Spokeswoman Kelly Bartling declined to elaborate on what safety concerns would keep Ayers from addressing a College of Education and Human Sciences event. 

 
Earlier Friday, Gov. Dave Heineman strongly condemned the invitation and called on the NU Board of Regents and President J.B. Milliken to block it. 

 

An Omaha charitable foundation announced it was pulling all of its contributions to the university. Several other donors also have indicated to university fundraisers that there could be a financial cost if Ayers speaks. 

 

And Nebraskans by the hundreds continued to register their opposition with university administrators and others, lighting up phone lines and filling e-mail boxes. 

 
Heineman said Ayers’ invitation was “an embarrassment” to the state and that it goes beyond the bounds of the university’s mission. 

 
“Our citizens are clearly outraged and want action,” Heineman said in an interview. “This is their university. This isn’t even a close call. The university should immediately rescind the invitation.” 

 

Dean Marjorie Kostelnik said she spoke Thursday night with UNL Chancellor Harvey Perlman about “the climate around this issue.” 

 
She said she also has spoken with representatives of Milliken’s office. Other public officials weighed in about Ayers on Friday, a day after the UNL speech was announced. 

 

Both Sen. Ben Nelson, a Democrat, and Rep. Lee Terry, a Republican, called for cancellation of the speech. 

 

“The invitation made to William Ayers to speak at my alma mater in the midst of a heated national election when he is such a highly controversial figure is an outrage,” Terry said. 

 

Nelson said the visit would not promote the unity now needed in the nation. Said Attorney General Jon Bruning: “Academic freedom doesn’t require us to lose our good judgment and common sense.” 

 

State Auditor Mike Foley sent the university a long request for information on Ayers’ trip, its planning and how it is being funded. UNL officials have said Ayers’ appearance would be privately funded.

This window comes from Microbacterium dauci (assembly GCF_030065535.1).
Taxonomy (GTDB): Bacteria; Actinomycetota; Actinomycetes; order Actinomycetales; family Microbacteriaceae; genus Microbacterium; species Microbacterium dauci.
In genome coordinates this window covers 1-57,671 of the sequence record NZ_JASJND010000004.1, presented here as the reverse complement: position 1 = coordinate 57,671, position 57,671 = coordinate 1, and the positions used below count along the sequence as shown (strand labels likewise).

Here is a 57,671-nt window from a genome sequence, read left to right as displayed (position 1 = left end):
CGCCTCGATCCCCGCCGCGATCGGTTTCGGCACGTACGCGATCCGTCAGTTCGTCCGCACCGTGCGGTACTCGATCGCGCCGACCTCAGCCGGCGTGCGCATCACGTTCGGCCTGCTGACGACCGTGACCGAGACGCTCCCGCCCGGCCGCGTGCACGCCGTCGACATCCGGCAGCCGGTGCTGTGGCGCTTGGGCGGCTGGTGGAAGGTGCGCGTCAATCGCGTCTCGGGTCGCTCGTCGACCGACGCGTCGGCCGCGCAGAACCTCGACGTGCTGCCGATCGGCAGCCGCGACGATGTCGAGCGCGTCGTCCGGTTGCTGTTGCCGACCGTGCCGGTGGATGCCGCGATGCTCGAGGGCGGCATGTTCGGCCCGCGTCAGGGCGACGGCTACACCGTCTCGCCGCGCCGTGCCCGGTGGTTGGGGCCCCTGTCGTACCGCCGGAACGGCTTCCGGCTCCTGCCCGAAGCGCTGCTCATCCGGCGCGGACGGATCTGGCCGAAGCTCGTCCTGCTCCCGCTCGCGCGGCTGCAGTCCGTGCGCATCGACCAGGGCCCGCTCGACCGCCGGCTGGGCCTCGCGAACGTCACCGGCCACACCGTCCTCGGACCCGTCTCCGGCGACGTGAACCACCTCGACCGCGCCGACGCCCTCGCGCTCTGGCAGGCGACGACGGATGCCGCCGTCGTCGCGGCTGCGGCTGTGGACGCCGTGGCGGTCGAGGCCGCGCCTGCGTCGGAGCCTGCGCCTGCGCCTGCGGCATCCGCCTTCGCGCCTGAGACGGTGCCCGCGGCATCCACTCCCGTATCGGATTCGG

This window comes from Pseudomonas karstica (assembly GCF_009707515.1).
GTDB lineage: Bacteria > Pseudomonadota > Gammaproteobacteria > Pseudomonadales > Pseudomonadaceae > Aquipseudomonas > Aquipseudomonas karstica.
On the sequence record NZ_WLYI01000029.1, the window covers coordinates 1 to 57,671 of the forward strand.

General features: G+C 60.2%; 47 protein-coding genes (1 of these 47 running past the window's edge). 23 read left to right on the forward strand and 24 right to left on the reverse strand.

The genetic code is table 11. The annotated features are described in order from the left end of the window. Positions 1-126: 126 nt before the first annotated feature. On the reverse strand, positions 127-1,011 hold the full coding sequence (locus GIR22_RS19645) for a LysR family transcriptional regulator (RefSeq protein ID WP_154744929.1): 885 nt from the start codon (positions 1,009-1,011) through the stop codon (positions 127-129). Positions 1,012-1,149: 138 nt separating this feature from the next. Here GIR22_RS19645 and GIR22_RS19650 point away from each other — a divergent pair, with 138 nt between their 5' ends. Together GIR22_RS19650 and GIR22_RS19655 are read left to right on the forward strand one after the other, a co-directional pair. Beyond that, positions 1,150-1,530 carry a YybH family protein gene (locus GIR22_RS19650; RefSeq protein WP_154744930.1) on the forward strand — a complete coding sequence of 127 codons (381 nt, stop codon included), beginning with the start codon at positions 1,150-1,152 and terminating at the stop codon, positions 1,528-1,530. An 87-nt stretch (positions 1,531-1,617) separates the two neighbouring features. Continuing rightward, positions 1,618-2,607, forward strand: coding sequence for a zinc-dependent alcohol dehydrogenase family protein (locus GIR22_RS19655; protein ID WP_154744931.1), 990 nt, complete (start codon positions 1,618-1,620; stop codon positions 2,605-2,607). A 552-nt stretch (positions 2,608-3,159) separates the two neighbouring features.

Ayers was a member of the Weather Underground, a radical group that staged domestic bombings to protest the Vietnam War. Ayers was charged with conspiracy to incite riots, but the charges were dropped  because of misconduct by prosecutors. 

 

Ayers went on to gain respect in the education field and become a scholar known for his ideas on school reform. At UNL, the plan was for him to limit his speech to graduate education students to that topic. 

 
The invitation to Ayers was extended in February, long before he became a household name in this year’s presidential election because of his ties to candidate Sen. Barack Obama through their shared work a few years ago with a school reform effort. 

 
The Gilbert M. and Martha H. Hitchcock Foundation in Omaha told the university Friday that it would halt all contributions to the university unless the UNL education faculty rescinded Ayers’ invitation. The foundation has given millions to the university in the past. 

 

While other donors haven’t been as explicit, Clarence Castner, who leads the University of Nebraska Foundation, said it became clear that other contributions were “in jeopardy.” 

 

Scholars said a decision to pull an invitation to Ayers could be seen by educators nationally as a school-sponsored curb on academic freedom. 

 

It would make UNL a less attractive school to the faculty members it seeks to recruit, said David Moshman, a UNL education professor writing a book on academic freedom. 

 

Heineman said Friday that “there is no way” the university should lose contributions over Ayers. There are plenty of other respected  educators the university could invite to speak, he said. 

 

  

 
 

 

Posted here by Glenn Rikowski

 

 

The Rikowski web site, The Flow of Ideas is at: http://www.flowideas.co.uk